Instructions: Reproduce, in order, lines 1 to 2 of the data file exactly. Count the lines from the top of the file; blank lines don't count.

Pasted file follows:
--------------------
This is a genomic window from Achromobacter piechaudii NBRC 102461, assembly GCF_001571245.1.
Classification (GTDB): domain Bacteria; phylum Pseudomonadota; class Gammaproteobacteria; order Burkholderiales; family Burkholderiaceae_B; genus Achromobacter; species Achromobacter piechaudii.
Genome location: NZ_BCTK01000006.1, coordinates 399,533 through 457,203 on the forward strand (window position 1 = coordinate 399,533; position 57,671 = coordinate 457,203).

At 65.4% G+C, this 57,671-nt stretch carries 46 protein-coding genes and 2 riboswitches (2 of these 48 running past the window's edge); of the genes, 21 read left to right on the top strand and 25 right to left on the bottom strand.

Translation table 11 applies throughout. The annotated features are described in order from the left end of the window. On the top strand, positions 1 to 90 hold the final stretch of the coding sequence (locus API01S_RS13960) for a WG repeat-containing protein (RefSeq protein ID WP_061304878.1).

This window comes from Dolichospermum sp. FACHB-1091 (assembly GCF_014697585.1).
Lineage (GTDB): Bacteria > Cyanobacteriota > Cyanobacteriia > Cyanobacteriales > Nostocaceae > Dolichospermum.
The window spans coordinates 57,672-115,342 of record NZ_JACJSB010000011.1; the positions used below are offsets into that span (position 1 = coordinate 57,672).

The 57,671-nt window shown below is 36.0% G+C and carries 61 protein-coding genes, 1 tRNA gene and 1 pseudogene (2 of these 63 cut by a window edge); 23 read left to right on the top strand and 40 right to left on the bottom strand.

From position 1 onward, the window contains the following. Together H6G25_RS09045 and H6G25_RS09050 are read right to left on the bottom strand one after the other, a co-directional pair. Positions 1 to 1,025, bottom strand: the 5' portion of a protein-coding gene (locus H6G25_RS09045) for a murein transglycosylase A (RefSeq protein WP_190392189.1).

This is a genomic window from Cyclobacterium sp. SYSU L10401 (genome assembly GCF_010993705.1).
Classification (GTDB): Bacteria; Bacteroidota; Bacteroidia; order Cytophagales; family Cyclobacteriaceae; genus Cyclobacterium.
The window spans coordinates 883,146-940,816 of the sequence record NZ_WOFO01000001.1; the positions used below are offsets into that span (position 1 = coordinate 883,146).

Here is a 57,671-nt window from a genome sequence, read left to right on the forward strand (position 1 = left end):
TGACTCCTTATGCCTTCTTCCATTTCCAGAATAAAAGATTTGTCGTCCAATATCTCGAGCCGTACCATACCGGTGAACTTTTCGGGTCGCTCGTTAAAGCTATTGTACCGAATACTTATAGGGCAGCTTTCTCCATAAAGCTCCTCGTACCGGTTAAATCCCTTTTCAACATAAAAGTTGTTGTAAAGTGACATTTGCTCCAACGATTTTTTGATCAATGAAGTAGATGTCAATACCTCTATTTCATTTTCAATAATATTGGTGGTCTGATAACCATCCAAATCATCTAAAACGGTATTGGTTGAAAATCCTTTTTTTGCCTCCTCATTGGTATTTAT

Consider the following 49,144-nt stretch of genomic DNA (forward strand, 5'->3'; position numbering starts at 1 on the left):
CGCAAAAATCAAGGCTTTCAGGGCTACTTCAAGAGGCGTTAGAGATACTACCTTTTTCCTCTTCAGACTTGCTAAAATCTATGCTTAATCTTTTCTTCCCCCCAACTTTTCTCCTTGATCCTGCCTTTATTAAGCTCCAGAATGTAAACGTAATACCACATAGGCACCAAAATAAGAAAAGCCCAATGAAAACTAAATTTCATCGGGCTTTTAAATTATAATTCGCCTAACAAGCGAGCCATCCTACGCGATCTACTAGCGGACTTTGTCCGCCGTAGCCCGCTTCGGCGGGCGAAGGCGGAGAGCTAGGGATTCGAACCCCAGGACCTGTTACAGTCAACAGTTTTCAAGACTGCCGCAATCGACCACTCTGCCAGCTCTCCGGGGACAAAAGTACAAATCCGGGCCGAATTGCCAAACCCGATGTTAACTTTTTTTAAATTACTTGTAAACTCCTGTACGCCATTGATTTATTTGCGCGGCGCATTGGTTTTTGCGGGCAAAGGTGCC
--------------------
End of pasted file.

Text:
This is a genomic window from Achromobacter piechaudii NBRC 102461, assembly GCF_001571245.1.
Classification (GTDB): domain Bacteria; phylum Pseudomonadota; class Gammaproteobacteria; order Burkholderiales; family Burkholderiaceae_B; genus Achromobacter; species Achromobacter piechaudii.